Taylor Haynes often said he was the most educated person ever to run for governor of Wyoming. Which could be true, but it was obvious Tuesday night he should have spent more time in his math classes.
At 10 p.m., the Cheyenne rancher and retired urologist was given an opportunity by a Casper television reporter to talk about the race, which saw him get about one-third of the vote in a Republican primary won handily by Gov. Matt Mead.
The moment was a golden opportunity for Haynes to thank his supporters, who had gathered at the Wyoming Oil and Gas Commission building, talk about fighting the good conservative fight, and concede the race to Mead. But Haynes was having none of that.
Despite The Associated Press declaring Mead the winner, the candidate insisted there were still “some big counties” where the votes hadn’t been tallied, and he was going to wait “until all the votes are in.”
But if The AP is correct, the reporter pressed, and he did finish a strong second, how did he feel about his showing?
“I remember ‘Dewey Beats Truman,'” Haynes said, recalling the famous newspaper headline that got the winner of the 1948 presidential race wrong.
The problem was at that point, it was mathematically impossible to pull out a victory like Harry Truman did. With 91 percent of the state’s precincts already in, Haynes trailed the governor by more than 20,000 votes. He couldn’t make up such a large deficit, even if he won every single vote that was still out, which wasn’t going to happen either.
The reporter, obviously frustrated at this point with the candidate’s inability to admit the obvious, asked him if he thought the Republican Party would be united after the primary, which also included Superintendent of Public Instruction Cindy Hill, who finished a distant third.
Yes, Haynes replied, he was certain the GOP would be united — around him, once he won the nomination.
In unofficial results, Mead won with 53,626 votes, 55 percent of the total. Haynes garnered 31,490, 32 percent, while Hill received 12,443 votes, 13 percent.
For her part, Hill accepted reality and released a statement that noted “the people have spoken.”
Indeed they did, and they definitely rejected the Tea Party-style leadership both Haynes and Hill represented. But what did they really say about Mead and his support from the Republican Party?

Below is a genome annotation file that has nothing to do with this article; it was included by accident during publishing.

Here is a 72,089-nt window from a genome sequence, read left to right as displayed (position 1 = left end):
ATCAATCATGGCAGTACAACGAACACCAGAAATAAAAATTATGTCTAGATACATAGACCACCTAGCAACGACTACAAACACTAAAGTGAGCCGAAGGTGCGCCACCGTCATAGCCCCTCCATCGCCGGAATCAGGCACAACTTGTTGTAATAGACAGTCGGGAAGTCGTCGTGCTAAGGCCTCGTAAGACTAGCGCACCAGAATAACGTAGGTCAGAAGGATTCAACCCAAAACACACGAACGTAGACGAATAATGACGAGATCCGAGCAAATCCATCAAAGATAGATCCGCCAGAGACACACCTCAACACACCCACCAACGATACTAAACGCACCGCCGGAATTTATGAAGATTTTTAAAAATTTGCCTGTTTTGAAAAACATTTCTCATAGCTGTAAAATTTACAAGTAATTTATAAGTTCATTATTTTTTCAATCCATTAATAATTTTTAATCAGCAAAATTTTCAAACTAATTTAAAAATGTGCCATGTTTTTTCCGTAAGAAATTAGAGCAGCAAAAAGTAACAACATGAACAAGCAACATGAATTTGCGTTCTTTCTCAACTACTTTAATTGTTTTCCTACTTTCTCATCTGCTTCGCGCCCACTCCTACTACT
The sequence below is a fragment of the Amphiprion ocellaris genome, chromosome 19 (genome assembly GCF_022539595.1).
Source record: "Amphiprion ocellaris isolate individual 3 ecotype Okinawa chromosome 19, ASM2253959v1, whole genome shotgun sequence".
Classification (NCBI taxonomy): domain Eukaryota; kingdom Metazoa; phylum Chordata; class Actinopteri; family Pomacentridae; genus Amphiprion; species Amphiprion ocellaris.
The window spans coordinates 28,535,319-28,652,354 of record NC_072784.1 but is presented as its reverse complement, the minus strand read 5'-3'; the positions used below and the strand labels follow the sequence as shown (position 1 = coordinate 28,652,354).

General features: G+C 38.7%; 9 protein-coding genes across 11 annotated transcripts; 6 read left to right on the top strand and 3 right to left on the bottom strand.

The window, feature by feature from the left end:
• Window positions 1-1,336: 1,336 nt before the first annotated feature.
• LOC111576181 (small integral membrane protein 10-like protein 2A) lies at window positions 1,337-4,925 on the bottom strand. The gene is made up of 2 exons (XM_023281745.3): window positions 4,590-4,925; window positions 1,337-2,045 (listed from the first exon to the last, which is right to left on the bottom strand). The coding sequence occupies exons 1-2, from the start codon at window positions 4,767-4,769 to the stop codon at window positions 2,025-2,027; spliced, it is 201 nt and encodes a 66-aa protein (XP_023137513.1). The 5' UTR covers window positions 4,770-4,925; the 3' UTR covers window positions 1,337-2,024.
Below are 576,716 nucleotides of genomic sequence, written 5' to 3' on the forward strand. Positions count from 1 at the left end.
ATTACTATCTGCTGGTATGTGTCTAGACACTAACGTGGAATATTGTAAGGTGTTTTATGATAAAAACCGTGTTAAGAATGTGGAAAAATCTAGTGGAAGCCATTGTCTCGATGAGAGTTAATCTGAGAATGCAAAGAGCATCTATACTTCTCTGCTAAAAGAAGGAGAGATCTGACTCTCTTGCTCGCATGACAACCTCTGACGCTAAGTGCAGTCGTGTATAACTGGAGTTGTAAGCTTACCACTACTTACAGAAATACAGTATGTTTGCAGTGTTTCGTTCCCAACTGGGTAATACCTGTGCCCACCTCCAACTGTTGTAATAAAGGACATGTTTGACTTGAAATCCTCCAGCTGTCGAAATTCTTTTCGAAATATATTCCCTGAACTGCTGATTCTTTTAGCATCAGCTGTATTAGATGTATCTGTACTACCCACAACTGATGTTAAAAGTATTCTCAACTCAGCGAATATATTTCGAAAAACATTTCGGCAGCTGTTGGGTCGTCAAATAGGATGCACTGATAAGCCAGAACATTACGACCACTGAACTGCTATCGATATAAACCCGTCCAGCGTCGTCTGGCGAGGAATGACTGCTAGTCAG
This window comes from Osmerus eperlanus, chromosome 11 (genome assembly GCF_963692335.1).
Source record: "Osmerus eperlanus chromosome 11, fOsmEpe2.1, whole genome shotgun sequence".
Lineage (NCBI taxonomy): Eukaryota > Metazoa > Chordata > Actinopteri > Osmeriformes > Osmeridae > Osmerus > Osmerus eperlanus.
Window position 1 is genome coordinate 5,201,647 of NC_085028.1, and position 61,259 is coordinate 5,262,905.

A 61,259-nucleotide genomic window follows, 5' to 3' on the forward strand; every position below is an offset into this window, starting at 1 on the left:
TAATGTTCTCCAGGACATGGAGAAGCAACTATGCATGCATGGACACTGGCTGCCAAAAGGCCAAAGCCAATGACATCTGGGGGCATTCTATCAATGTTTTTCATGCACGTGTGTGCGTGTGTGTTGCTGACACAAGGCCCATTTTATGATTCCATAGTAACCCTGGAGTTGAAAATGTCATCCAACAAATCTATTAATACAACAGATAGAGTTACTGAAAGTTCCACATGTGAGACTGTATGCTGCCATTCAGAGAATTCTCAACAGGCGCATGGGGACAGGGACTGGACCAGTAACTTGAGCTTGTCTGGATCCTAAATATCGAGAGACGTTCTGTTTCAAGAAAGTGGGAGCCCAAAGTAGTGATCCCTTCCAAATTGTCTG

On one hand, Mead won by more than 22,000 votes, which is a lot bigger margin than the 714 votes he defeated Rita Meyer by in the four-way GOP gubernatorial primary four years ago. He went on to outpoll Democrat Leslie Petersen nearly 3-to-1 in the general election.
On the other hand, 55 percent of the total is hardly an impressive showing for an incumbent governor who is in office during a relatively good economy and an unemployment rate of only 4 percent. If that’s all the support he can get facing two candidates who were obviously out of their league in running for the state’s chief executive, how would he do against a viable, stronger opponent?
On Tuesday, Mead won the primary despite narrowly surviving a censure vote during the state Republican convention. Many conservative members of the party were angry with Mead for signing Senate File 104, the bill that took away most of Hill’s powers as superintendent before the Wyoming Supreme Court declared the law unconstitutional.
Initially, Hill looked like a stronger opponent for Mead than she turned out to be. It’s likely she lost a lot of her support when the Legislature’s lengthy investigation of how federal funds were spent by her department, and how personnel decisions were made, showed how poorly the state’s public school system has fared during her tenure.
That left the ultra-right-wing protest votes mostly to Haynes, who spent a lot of his campaign ridiculousy talking about how he would just kick federal agencies like the Environmental Protection Agency and the U.S. Fish and Wildlife Service out of Wyoming. What will being rabidly anti-federal government get you in a Wyoming election? It appears it’s worth 32 percent.
Would Haynes have polled better without Hill in the race? Some of her votes would likely have gone his way, but certainly not all. Some of her supporters may have just stayed home. It’s also possible that Haynes’ and Hill’s totals were inflated by Democratic voters who switched parties for the primary. The Dems would have loved to face either one in November instead of Mead, but that scenario was never going to play out.
Much of the race between Mead and Democratic nominee Pete Gosar will hinge on how unified the GOP faithful are in the general election.
Haynes could be influential in convincing Republicans that Mead really is a conservative after all. Of course, first someone will have to let him know he didn’t win.